But the negotiations with Deutsche Bank and the other four banks dragged on for a year, and it took another trip to Germany, plus a Common Ground appearance at Wells Fargo's 2011 shareholders meeting in San Francisco before a deal started to take shape.
Wells Fargo was the first to step forward with a financial commitment and by the end of the summer the other four banks did, too. The total: $33.8 million in cash and mortgage commitments for priorities that the city and Common Ground identified: the rehabilitation of 100 foreclosed houses in one pilot neighborhood, Sherman Park; mortgage commitments so the rehabbed houses in Sherman Park and other neighborhoods can be sold; hiring more nonprofit housing counselors and supporting a new nonprofit organization that will employ and train low-income men and woman to monitor foreclosed houses and keep them safe and secure.
Here's the larger, national significance of the Milwaukee story.
First, to repair foreclosure-damaged neighborhoods in American cities, grassroots groups with the pluck and persistence of Common Ground must organize to pressure banks to do the right thing when other institutions, including government, are not up to the task. These groups also have the indispensable role, which banks and governments cannot perform, of strengthening the social fabric in fragile, recovering neighborhoods by inspiring local residents to become engaged citizens and shape their own destiny.
Second, the Milwaukee story shows how a savvy community organization and city officials working together can leverage limited public money. Like other hard-hit cities, Milwaukee received federal Neighborhood Stabilization Program funds. When Common Ground brought the banks to the negotiating table, city officials agreed to target $2 million of its NSP money to revitalize the Sherman Park neighborhood. With that $2 million, Common Ground leveraged a total of $33.8 million from the five banks, a ratio of almost 17 to 1. Multiply the woefully inadequate $7 billion in NSP funds appropriated nationwide to fix devastated neighborhoods by 17 and you get a much more realistic $119 billion. That should be the big banks' share, at a minimum. Call it the banks' down payment on repairing the subprime damage.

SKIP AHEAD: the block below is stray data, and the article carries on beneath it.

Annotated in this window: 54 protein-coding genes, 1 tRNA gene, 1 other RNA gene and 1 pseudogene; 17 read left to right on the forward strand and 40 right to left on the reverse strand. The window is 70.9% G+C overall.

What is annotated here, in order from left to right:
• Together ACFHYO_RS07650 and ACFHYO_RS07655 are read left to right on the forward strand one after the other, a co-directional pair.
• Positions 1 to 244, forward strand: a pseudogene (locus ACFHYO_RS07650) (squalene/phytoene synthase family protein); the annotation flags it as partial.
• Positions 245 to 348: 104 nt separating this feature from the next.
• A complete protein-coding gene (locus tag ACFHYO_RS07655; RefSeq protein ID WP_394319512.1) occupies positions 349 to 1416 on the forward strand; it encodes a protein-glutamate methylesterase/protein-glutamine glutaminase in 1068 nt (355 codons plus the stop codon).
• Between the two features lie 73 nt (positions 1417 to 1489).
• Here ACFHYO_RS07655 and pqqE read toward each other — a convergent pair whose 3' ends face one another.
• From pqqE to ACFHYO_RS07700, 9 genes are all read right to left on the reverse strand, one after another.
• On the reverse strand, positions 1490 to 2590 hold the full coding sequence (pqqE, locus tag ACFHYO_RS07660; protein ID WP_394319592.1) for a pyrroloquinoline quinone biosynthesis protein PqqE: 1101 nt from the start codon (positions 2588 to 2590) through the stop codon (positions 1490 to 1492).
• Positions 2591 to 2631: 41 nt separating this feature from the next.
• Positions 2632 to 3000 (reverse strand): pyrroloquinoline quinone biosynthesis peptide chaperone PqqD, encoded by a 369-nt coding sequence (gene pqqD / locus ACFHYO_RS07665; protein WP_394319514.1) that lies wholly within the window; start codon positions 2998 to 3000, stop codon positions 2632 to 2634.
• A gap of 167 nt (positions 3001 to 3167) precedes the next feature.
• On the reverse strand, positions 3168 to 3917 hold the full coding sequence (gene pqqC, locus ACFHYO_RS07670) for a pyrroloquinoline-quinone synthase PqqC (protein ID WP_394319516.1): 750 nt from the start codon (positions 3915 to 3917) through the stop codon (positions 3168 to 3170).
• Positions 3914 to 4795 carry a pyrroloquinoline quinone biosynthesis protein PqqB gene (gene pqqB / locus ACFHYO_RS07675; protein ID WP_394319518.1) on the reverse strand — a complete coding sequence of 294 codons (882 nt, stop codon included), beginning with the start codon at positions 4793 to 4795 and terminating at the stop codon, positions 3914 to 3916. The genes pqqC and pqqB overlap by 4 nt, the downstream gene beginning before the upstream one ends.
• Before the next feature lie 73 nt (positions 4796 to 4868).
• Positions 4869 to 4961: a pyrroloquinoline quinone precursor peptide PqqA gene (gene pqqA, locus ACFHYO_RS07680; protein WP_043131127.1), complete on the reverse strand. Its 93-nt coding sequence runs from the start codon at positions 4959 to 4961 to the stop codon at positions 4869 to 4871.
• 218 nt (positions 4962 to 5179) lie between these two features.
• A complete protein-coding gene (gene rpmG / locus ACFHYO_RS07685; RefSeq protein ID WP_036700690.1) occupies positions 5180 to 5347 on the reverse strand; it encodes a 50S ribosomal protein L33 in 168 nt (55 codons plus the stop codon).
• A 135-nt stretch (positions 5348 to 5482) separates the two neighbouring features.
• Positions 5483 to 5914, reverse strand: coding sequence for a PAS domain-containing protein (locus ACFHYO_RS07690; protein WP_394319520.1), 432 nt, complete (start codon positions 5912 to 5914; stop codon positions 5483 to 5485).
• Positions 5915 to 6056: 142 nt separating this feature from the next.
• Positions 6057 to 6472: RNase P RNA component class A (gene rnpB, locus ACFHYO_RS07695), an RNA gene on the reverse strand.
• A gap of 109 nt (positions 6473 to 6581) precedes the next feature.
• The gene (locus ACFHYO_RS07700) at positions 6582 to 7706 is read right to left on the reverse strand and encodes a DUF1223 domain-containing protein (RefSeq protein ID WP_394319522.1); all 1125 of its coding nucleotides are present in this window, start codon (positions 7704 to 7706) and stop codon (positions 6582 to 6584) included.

The precedent that has been established with the banks in Milwaukee has national implications, according to Alexander von Hoffman, senior fellow at the Joint Center of Housing Studies of Harvard University, who calls the multi-bank financial commitment "unique and significant." And as Alderman Michael Murphy, the respected, veteran chairman of Milwaukee's Common Council Finance and Personnel Committee says about the Milwaukee model: "I would hope that other cities would look at this as a blueprint of how to try to address the foreclosure crisis." Indeed, it is a blueprint and a success story that deserves to be repeated -- and, one would hope, promoted by the Obama Administraton.
Sanford D. Horwitt is the author of Let Them Call Me Rebel: The Life and Legacy of Saul Alinsky.